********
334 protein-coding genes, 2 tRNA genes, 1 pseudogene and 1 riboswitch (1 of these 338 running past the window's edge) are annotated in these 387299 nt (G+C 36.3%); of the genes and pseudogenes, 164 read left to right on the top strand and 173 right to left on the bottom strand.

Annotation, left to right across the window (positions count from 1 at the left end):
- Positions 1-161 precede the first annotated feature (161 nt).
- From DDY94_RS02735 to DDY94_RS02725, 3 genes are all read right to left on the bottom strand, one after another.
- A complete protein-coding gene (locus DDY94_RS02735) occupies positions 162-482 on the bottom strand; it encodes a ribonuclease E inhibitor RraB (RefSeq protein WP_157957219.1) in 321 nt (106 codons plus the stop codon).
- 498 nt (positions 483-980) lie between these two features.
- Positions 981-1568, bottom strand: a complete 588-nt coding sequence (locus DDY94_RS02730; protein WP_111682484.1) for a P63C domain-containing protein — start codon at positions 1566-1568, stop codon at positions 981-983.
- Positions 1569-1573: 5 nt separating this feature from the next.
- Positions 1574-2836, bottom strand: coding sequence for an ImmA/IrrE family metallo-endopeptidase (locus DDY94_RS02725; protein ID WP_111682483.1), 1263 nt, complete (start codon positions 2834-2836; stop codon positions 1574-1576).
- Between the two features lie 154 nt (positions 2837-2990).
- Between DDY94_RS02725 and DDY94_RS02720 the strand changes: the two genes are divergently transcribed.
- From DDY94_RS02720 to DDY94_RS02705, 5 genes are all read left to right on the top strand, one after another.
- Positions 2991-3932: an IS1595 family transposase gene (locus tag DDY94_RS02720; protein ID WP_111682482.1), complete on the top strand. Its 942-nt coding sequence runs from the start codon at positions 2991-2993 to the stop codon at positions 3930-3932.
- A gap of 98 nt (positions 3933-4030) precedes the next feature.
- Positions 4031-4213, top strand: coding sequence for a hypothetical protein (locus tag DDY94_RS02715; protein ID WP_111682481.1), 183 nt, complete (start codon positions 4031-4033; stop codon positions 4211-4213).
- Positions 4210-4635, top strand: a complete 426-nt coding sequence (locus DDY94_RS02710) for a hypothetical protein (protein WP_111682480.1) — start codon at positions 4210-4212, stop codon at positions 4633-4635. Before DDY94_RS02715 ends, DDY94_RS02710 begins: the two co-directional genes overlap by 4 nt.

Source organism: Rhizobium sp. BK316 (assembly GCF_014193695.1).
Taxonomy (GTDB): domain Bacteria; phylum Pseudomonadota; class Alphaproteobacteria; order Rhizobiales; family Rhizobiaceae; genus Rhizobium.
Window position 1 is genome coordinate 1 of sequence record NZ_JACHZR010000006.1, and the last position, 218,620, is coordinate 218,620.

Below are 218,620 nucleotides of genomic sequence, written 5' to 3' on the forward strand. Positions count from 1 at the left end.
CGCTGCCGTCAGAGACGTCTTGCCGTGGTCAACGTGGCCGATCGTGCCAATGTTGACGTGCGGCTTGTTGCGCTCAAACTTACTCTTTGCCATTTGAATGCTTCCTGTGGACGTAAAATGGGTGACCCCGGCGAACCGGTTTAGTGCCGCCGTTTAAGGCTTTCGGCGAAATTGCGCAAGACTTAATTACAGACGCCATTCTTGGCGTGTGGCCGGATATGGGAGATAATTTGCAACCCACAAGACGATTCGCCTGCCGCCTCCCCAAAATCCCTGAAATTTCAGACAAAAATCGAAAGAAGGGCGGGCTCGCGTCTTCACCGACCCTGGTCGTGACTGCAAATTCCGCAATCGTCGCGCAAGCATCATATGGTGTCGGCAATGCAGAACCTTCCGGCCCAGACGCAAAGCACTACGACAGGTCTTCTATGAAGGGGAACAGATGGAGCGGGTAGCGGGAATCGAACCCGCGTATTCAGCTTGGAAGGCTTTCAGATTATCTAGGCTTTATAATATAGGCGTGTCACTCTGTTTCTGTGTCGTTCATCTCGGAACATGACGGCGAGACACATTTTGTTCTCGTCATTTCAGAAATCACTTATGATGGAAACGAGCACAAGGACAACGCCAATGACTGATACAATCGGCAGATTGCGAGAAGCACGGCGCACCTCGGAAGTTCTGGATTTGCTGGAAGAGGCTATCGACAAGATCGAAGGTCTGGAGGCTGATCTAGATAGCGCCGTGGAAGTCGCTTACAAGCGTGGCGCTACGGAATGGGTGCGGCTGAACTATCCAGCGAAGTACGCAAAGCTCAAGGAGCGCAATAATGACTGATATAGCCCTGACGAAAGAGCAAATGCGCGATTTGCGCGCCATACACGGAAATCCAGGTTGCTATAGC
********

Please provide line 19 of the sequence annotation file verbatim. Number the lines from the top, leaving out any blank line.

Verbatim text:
Window position 1 is genome coordinate 1 of sequence record NZ_JACHZR010000006.1, and the last position, 218,620, is coordinate 218,620.